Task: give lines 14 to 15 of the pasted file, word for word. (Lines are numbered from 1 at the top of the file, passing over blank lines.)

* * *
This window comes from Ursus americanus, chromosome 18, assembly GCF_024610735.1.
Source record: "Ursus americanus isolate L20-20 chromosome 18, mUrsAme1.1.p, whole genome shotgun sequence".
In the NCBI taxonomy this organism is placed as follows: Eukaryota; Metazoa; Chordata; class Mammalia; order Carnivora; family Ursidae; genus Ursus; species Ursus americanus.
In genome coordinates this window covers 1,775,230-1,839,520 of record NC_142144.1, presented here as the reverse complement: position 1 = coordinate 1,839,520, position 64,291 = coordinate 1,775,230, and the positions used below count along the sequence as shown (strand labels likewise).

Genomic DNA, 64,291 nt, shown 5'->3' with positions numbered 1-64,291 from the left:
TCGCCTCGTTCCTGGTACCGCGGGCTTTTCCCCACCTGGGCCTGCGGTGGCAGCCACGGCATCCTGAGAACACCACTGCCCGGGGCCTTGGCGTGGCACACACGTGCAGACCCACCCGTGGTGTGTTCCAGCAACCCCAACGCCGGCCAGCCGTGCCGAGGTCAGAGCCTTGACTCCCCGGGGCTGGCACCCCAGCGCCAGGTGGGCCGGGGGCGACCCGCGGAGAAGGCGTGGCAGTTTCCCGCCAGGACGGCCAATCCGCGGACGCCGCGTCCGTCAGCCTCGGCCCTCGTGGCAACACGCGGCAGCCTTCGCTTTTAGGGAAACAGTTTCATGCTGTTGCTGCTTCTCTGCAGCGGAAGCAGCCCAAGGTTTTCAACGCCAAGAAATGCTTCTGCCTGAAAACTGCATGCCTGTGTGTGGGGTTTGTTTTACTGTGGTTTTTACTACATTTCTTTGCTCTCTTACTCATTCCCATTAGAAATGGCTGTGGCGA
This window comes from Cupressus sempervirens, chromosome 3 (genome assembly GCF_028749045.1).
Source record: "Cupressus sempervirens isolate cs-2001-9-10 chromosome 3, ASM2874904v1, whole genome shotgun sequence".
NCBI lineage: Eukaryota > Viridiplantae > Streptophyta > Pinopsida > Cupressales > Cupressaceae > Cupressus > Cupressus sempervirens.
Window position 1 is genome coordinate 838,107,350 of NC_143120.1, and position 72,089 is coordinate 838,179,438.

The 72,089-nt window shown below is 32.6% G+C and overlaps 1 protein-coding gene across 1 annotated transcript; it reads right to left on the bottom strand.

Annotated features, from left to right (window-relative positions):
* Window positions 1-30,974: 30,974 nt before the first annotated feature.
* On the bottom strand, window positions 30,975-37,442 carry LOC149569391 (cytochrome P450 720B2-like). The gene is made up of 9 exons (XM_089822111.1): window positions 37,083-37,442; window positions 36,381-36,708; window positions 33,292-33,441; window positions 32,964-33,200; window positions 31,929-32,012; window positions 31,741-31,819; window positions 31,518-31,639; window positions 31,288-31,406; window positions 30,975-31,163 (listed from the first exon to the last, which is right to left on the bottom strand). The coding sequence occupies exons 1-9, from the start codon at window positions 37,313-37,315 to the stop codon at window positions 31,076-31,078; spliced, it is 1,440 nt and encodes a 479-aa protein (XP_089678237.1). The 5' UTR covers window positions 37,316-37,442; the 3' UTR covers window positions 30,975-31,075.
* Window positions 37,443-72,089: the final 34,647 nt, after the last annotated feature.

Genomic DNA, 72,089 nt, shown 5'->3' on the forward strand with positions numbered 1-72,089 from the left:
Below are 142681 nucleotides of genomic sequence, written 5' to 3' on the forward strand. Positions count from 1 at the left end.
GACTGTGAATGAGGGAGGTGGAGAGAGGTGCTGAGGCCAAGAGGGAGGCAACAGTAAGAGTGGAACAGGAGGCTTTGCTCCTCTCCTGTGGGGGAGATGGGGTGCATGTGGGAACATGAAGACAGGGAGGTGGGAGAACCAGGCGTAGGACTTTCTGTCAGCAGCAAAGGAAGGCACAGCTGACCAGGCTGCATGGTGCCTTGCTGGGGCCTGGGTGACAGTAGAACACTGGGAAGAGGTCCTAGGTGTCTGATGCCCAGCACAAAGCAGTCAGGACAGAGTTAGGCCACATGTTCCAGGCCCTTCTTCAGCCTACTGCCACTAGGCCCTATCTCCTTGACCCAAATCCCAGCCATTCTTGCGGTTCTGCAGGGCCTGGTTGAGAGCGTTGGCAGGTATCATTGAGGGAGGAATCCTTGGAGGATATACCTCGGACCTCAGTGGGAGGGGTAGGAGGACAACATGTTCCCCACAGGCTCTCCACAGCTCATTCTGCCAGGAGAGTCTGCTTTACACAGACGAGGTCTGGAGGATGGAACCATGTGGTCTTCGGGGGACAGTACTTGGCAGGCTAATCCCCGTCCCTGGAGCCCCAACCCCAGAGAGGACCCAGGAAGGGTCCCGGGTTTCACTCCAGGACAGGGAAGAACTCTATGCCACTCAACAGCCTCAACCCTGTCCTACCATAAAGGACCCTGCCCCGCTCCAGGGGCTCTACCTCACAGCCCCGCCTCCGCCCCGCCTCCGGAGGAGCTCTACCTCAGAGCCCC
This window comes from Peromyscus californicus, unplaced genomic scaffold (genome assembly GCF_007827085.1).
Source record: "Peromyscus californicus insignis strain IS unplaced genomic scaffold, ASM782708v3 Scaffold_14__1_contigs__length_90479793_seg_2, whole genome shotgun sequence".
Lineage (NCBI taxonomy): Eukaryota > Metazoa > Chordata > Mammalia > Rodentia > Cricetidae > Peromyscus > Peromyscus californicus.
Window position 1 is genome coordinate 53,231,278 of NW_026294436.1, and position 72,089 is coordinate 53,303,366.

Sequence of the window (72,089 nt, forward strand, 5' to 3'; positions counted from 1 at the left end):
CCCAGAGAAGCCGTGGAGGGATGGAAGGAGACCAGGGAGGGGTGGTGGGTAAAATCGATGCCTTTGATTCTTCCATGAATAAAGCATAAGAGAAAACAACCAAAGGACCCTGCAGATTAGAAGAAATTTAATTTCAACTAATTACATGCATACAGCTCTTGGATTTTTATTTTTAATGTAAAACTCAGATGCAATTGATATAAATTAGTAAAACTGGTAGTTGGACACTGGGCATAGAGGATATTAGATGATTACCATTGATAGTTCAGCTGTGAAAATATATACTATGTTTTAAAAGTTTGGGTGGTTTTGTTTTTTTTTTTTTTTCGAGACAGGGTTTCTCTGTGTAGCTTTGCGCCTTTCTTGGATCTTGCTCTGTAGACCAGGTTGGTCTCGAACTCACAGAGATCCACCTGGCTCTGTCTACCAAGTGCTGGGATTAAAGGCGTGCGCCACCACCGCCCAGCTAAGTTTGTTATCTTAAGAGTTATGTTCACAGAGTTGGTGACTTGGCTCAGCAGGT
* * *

* On the bottom strand, window positions 30,975-37,442 carry LOC149569391 (cytochrome P450 720B2-like). The gene is made up of 9 exons (XM_089822111.1): window positions 37,083-37,442; window positions 36,381-36,708; window positions 33,292-33,441; window positions 32,964-33,200; window positions 31,929-32,012; window positions 31,741-31,819; window positions 31,518-31,639; window positions 31,288-31,406; window positions 30,975-31,163 (listed from the first exon to the last, which is right to left on the bottom strand). The coding sequence occupies exons 1-9, from the start codon at window positions 37,313-37,315 to the stop codon at window positions 31,076-31,078; spliced, it is 1,440 nt and encodes a 479-aa protein (XP_089678237.1). The 5' UTR covers window positions 37,316-37,442; the 3' UTR covers window positions 30,975-31,075.
* Window positions 37,443-72,089: the final 34,647 nt, after the last annotated feature.